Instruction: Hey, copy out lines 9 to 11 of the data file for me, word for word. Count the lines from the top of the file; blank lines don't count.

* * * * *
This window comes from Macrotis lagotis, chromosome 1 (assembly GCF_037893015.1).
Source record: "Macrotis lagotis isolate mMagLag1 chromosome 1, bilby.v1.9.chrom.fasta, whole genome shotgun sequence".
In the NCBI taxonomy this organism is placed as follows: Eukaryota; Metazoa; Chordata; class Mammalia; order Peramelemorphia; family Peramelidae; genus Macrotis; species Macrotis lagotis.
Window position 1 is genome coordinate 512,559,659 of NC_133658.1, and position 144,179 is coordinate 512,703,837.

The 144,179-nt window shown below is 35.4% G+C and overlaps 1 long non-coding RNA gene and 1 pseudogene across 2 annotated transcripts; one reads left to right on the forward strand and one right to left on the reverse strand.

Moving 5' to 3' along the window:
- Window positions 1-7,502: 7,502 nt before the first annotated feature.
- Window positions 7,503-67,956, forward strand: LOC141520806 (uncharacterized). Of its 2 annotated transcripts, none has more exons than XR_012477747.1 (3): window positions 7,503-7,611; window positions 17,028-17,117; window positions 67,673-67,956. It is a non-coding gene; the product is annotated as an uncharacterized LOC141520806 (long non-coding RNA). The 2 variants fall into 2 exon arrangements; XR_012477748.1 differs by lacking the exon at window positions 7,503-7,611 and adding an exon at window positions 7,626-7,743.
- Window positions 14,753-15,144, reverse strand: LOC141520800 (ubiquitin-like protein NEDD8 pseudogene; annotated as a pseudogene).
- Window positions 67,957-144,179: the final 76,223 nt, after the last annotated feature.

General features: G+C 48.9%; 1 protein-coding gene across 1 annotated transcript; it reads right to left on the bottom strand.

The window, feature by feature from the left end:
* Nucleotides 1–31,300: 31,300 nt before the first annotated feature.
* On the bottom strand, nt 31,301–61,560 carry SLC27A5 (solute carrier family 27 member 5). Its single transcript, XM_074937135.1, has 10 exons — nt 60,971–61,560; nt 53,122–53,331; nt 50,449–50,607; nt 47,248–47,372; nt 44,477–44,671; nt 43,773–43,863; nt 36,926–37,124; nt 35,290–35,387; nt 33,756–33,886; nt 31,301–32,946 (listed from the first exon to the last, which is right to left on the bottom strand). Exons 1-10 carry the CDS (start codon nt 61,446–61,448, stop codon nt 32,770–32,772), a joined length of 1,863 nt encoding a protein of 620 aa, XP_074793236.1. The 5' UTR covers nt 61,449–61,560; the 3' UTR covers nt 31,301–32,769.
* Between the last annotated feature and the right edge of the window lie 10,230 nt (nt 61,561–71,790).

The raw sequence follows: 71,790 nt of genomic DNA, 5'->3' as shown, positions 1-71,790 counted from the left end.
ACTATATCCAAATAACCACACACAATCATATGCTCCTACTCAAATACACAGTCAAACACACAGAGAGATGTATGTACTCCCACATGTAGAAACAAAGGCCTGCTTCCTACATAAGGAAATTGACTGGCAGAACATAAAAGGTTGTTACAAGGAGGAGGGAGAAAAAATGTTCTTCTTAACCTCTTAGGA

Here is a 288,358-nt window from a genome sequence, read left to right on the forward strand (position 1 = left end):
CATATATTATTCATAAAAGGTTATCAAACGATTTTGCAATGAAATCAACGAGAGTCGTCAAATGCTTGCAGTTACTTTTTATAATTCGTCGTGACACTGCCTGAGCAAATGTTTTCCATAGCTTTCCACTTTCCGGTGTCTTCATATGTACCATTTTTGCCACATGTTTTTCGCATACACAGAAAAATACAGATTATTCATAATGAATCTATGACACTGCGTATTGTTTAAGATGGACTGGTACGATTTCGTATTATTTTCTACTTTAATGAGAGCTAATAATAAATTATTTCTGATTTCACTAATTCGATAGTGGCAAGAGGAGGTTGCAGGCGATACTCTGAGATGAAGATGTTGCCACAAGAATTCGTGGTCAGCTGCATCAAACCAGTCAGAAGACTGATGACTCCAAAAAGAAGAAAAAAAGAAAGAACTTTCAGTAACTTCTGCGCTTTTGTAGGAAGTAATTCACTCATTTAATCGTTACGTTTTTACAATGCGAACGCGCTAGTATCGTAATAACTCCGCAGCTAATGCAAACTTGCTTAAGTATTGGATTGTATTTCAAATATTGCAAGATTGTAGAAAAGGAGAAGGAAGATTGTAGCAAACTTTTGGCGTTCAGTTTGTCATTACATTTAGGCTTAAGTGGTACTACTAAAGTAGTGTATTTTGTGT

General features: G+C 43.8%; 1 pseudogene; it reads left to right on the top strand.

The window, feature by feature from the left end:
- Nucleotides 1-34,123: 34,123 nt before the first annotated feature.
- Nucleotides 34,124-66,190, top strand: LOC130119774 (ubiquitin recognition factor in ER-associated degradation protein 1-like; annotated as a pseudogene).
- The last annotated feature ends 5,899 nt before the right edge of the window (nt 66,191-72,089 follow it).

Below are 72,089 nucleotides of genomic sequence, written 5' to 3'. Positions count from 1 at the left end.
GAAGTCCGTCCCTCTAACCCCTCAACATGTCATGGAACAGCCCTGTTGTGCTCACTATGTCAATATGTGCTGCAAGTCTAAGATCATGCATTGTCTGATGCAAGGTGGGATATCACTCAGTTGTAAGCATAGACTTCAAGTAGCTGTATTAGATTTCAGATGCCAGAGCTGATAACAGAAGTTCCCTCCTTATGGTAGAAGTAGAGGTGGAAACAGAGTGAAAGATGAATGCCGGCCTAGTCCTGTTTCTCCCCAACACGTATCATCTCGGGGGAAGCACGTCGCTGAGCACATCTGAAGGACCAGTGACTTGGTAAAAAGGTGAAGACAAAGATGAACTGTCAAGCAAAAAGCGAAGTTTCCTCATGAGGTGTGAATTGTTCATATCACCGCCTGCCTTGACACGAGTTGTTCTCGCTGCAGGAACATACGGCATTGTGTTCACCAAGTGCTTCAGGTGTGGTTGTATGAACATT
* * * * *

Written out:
- Window positions 14,753-15,144, reverse strand: LOC141520800 (ubiquitin-like protein NEDD8 pseudogene; annotated as a pseudogene).
- Window positions 67,957-144,179: the final 76,223 nt, after the last annotated feature.

General features: G+C 48.9%; 1 protein-coding gene across 1 annotated transcript; it reads right to left on the bottom strand.